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As Venmo and Square ramp up their P2P monetization strategies, bank deposits are at risk

October 3 2019
by Jordan McKee


Introduction


As we discussed in a report earlier this year, P2P payment apps like Venmo and Square pose a growing threat to financial institutions. This threat is beginning to become more pronounced, extending beyond relationship disintermediation to revenue-generating activities like deposits and interchange. Our Connected Customer survey is designed to monitor trends such as this on a quarterly basis, providing a continuous pulse on consumer behavior. In this report, we share select P2P payment findings collected in our Q1 2019 survey that provide context on the growing challenge banks are up against.

The 451 Take

To date, many financial institutions have viewed Venmo and Square's Cash App as more nuisance than threat. Given recent moves by these players to monetize their platforms, it's time to start thinking otherwise. Our consumer survey shows that a substantial number of users of non-bank P2P payment services are storing a meaningful volume of funds in their apps instead of transferring them out to their bank account. This is resulting in deposit displacement for banks, putting key revenue sources such as lending, investing and even debit interchange at risk.

Venmo and Square's monetization strategies adversely impact bank deposits


P2P payment apps have risen significantly in popularity over the past decade – our most recent survey shows that 46% of consumers have used one to send or receive funds over the past 90 days. Concerningly for banks, many consumers – especially younger generations – are gravitating toward P2P services offered by non-bank providers. For instance, we find that more than two times as many Gen Z consumers are opting to use Venmo over their bank's app to make P2P transactions.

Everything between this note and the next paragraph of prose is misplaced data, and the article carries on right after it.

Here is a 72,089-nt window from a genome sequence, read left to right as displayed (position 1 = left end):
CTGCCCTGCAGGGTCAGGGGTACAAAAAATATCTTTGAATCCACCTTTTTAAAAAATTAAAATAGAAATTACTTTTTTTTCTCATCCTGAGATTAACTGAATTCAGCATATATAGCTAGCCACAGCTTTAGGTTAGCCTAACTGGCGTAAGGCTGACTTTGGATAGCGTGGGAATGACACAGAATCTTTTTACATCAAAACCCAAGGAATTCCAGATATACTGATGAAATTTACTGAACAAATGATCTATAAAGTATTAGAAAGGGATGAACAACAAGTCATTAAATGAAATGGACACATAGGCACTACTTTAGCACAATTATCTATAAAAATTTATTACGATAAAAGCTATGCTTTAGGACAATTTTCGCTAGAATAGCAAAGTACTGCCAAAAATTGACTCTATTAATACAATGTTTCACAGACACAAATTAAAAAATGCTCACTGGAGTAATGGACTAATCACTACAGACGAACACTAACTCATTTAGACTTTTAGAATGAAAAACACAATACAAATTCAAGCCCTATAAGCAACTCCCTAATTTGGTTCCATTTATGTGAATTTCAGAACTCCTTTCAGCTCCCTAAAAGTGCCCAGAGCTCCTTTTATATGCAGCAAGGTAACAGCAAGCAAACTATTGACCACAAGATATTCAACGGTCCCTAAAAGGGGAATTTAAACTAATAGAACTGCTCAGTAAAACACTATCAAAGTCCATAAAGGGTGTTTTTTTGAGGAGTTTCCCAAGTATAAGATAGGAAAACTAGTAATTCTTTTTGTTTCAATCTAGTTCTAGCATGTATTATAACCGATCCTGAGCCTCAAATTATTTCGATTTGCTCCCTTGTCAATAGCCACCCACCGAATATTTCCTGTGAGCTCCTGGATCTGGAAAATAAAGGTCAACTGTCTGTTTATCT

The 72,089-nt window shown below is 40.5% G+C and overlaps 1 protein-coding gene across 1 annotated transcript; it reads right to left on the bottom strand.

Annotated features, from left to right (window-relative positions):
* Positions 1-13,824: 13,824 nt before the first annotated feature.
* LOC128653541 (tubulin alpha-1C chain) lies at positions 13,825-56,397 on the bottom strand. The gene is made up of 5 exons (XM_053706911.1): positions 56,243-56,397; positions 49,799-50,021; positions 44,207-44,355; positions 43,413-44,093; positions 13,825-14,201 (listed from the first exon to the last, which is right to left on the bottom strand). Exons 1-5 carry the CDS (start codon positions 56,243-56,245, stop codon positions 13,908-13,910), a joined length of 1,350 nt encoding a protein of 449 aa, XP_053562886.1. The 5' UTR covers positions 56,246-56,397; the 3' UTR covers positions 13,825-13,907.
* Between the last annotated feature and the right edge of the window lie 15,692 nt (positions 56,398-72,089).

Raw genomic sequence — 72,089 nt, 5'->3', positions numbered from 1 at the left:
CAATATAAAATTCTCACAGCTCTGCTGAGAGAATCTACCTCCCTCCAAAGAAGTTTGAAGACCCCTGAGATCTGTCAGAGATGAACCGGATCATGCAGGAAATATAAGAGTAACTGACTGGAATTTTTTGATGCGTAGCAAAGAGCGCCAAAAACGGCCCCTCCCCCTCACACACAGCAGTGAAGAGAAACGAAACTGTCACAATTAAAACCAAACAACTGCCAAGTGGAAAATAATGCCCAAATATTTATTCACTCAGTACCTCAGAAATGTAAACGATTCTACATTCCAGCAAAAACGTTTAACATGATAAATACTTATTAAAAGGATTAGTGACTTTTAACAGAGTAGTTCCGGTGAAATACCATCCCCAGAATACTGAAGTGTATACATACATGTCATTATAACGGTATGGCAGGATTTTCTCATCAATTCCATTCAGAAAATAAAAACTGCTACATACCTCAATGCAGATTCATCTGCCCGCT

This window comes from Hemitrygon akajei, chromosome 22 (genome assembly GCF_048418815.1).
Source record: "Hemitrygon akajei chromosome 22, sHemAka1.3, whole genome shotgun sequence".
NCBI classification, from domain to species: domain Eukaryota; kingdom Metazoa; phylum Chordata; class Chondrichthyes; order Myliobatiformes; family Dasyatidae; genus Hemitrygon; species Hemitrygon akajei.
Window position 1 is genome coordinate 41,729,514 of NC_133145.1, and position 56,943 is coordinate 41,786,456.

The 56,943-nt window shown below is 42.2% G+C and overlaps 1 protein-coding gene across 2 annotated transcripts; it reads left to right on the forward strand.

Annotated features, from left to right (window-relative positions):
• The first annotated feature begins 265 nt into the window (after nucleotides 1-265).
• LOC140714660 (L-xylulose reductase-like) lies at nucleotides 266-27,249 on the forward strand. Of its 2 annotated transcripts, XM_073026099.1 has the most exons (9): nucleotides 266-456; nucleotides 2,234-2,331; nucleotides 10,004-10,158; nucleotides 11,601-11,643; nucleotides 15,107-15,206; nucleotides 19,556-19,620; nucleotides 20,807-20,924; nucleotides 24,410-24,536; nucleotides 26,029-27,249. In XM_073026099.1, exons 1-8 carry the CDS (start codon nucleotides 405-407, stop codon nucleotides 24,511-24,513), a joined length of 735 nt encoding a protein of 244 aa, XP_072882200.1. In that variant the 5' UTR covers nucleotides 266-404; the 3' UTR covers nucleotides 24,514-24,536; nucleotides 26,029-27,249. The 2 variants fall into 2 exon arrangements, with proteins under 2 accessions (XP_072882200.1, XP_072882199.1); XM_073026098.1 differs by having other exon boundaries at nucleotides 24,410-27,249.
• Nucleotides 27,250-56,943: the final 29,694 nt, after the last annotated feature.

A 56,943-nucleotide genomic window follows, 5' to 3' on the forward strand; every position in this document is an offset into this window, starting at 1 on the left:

The traction of third-party P2P apps is a trend worth monitoring for financial institutions, especially as key players like Square and Venmo begin to ramp up their monetization strategies. Square, for example, has grown its Cash App business from virtually zero revenue three years ago to more than a $500m revenue run rate today (excluding bitcoin). The two primary revenue-generation tactics utilized by Square and Venmo are:

  • Payment cards. In May 2017, Square launched Cash Card, a physical payment card that draws on users' account balances, allowing for purchases at all Visa-accepting merchants and ATM cash withdrawals. In mid-2018, Venmo followed suit by announcing a similar Mastercard-branded card of its own, in addition to online acceptance via a branded 'pay button' with merchants like Abercrombie & Fitch, Hulu and Grubhub. The move into card issuance and consumer-to-business payments has enabled Square and Venmo to generate interchange revenue from merchants.

  • Instant deposits. Both Venmo and Square's Cash App allow users to transfer funds in real time to their bank accounts by leveraging the debit networks of Visa (Visa Direct) and Mastercard (Mastercard Send). Square charges 1.5% for each transfer while Venmo charges 1%. Aside from generating revenue (Venmo says its instant deposit service is currently its largest contributor of monetization), it can be argued that instant deposits give users greater confidence to store funds in their app balances, knowing they can quickly make a deposit back to their bank if necessary.

  • An immediate implication of these monetization moves is that users have a greater incentive and confidence to store funds in their Venmo and Cash App balance instead of transferring those funds to their bank account. We are seeing evidence of this trend in our consumer data. Consider that 18% of Gen Z consumers say they wait until their balance is high (e.g., over $100) before withdrawing/transferring to a bank account while an additional 15% say they continuously keep funds in the P2P balance. At the high end, more than one in five (22%) Gen X consumers say they continuously keep funds in their P2P balance.

    It's worth emphasizing that the volume of funds sitting in P2P payment apps amounts to more than just a few dollars here and there. As shown in Figure 1, nearly two in five Millennials and almost half of $100,000+ income earners that use either Venmo, PayPal or Square's Cash App say they have more than $100 stored in their P2P app balances. Perhaps more strikingly, over one in four $100,000+ income owners have north of $500 stored and one in 10 have upwards of $1,000 stored.

    The result of this phenomenon is the formation of multiple 'cash islands' that are expanding at the expense of bank deposits. Square, for example, says Cash App users already have more than $500m stored in their balances as of Q2 2019. The impact for financial institutions is significant – more funds stored in third-party P2P payment apps translates into less funds on hand for banks for fundamental, revenue-generating activities such as lending and investing. 

    Figure 1
    Figure 1: Important customer demographics are most likely to store funds in their P2P app balance 451 Research's Connected Customer – Consumer Population Representative Survey, Q1 2019 (n = 484)